Before I arrived in Argentina, I knew just three things about the country: It had produced an incredibly important writer (Jorge Luis Borges); it had defaulted on an incredibly large loan ($90 billion or so); and it had turned out some pretty nice wine (mostly Malbec). By the time I went home eight days later, I'd met Borges's widow (she even signed my copy of his book) and tasted some really good reds (almost all made from Malbec). I didn't, however, manage to help out with the loan.
I've tasted Argentinean wines over the years, and though some were quite good, they were often hard to find. But suddenly Argentinean wines are all over the place, and every winemaker I talk with has either just been to Mendoza or is planting a vineyard there. And exports are posting big numbers too: 40 percent more Argentinean wine was shipped internationally in 2003 than in 2002, when 6.4 million cases were exported. And this was over a million more than the year before.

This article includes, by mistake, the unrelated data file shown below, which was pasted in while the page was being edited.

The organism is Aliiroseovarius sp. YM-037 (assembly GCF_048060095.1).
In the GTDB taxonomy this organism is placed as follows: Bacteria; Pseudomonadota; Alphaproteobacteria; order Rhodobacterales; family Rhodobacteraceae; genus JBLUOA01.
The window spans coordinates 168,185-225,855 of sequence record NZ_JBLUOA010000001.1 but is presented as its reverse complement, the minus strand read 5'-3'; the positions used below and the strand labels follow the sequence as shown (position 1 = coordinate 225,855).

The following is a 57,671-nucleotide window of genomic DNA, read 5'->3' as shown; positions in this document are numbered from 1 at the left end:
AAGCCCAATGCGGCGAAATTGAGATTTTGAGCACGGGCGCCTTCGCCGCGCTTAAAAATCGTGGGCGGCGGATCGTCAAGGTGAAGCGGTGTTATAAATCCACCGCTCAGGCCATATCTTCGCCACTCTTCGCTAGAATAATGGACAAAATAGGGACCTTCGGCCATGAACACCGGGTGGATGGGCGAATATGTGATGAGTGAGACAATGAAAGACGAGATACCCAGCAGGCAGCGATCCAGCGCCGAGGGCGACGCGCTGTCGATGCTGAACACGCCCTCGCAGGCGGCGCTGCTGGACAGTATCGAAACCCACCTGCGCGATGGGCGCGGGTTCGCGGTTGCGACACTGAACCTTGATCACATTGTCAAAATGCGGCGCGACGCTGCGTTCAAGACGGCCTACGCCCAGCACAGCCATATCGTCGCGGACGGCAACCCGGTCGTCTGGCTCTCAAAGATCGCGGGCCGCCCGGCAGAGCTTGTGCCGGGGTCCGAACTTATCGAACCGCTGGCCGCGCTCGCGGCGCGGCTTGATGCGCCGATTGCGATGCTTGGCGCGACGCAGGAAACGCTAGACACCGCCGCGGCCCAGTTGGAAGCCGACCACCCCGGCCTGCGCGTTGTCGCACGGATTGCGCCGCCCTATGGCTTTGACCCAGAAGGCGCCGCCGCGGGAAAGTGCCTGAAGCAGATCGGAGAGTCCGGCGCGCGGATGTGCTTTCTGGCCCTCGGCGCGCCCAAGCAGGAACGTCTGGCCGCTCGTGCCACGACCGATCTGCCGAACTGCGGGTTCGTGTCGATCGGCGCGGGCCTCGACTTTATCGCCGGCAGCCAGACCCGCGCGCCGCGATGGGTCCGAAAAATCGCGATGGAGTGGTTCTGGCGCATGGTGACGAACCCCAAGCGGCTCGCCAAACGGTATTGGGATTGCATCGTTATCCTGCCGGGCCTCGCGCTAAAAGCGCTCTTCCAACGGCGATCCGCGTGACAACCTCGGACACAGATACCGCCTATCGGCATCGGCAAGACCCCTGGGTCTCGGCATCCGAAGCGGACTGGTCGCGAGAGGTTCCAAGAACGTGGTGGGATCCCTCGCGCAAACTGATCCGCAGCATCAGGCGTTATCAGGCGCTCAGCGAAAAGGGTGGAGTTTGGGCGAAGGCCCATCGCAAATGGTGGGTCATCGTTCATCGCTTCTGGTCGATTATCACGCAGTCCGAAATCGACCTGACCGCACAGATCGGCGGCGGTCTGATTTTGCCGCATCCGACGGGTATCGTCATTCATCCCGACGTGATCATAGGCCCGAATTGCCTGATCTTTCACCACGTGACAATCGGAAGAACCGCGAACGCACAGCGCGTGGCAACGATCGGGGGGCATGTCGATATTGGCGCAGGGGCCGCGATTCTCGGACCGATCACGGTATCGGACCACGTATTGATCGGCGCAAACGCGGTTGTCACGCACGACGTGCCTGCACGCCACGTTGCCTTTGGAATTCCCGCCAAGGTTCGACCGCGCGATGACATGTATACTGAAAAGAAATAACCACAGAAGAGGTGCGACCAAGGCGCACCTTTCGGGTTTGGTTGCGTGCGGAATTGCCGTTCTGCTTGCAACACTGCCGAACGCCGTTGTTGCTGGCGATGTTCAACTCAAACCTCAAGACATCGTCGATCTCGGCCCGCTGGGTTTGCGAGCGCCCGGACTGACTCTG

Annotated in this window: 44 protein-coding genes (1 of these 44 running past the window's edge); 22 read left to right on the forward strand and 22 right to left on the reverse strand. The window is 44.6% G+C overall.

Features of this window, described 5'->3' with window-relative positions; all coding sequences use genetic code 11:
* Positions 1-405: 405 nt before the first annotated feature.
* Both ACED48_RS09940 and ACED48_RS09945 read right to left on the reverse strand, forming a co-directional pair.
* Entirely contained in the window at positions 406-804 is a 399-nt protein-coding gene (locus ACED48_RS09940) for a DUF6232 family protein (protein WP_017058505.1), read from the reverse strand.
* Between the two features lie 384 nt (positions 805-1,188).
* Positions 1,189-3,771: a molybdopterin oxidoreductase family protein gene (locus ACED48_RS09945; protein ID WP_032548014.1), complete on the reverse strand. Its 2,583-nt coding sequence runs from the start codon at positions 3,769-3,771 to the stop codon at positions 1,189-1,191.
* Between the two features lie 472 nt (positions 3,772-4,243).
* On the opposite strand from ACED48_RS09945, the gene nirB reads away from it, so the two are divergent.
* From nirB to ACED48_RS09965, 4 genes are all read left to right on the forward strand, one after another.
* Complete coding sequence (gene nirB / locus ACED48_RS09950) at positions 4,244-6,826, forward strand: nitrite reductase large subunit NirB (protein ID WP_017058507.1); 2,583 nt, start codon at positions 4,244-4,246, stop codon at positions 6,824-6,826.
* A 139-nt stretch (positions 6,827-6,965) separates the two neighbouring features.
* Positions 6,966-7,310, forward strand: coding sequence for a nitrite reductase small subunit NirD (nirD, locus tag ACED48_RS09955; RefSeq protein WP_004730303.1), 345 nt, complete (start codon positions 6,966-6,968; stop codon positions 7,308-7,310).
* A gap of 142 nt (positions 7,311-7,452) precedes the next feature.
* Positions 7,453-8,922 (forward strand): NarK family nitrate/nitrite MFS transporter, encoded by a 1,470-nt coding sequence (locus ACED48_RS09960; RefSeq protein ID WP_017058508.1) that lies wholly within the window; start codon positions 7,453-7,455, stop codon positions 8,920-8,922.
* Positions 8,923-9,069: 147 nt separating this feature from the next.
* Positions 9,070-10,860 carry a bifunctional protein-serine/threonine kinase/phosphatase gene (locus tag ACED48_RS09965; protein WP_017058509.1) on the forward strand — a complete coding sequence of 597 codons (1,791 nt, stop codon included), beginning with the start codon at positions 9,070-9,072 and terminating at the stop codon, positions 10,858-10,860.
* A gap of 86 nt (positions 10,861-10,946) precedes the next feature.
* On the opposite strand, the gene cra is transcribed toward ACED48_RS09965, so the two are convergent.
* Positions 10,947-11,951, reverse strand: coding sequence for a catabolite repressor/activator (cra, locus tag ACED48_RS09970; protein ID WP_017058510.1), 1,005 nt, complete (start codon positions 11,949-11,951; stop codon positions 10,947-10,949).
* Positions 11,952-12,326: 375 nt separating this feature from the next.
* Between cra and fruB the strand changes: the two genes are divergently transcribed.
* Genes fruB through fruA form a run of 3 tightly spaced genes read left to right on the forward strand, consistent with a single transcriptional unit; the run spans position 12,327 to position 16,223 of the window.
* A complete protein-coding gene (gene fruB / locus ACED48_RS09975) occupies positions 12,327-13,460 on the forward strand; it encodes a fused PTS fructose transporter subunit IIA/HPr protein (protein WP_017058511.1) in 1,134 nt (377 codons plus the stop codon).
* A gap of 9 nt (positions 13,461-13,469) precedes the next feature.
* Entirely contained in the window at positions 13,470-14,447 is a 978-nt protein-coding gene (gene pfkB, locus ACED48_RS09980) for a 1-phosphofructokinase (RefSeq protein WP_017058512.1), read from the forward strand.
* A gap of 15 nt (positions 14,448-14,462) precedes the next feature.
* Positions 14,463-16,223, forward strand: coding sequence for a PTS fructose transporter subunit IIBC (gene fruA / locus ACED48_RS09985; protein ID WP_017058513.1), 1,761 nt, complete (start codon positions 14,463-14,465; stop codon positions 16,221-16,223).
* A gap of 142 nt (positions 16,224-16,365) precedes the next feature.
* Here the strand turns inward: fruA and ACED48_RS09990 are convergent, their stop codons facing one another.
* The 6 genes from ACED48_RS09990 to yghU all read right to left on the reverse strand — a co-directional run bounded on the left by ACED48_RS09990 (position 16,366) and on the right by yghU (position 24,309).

Mendoza is an arid province at the foot of the Andes, some 600 miles west of Buenos Aires. It is where Argentina's wine industry began about 500 years ago, and it's still the most important region in terms of volume (accounting for 75 percent of the country's total production) and quality. The first vineyardists came from Spain, followed a few hundred years later by their counterparts from Italy and France. The latter two brought cuttings of their native grapes: the Italians brought Bonarda, while the French contributed Malbec, from Bordeaux. And though the Italians won the award for most prolific (Bonarda is Argentina's most widely-planted grape), the French took home top prize for quality: Argentinean Malbecs are deep-colored wines of great intensity and flavor with sweet tannins and spicy bouquets.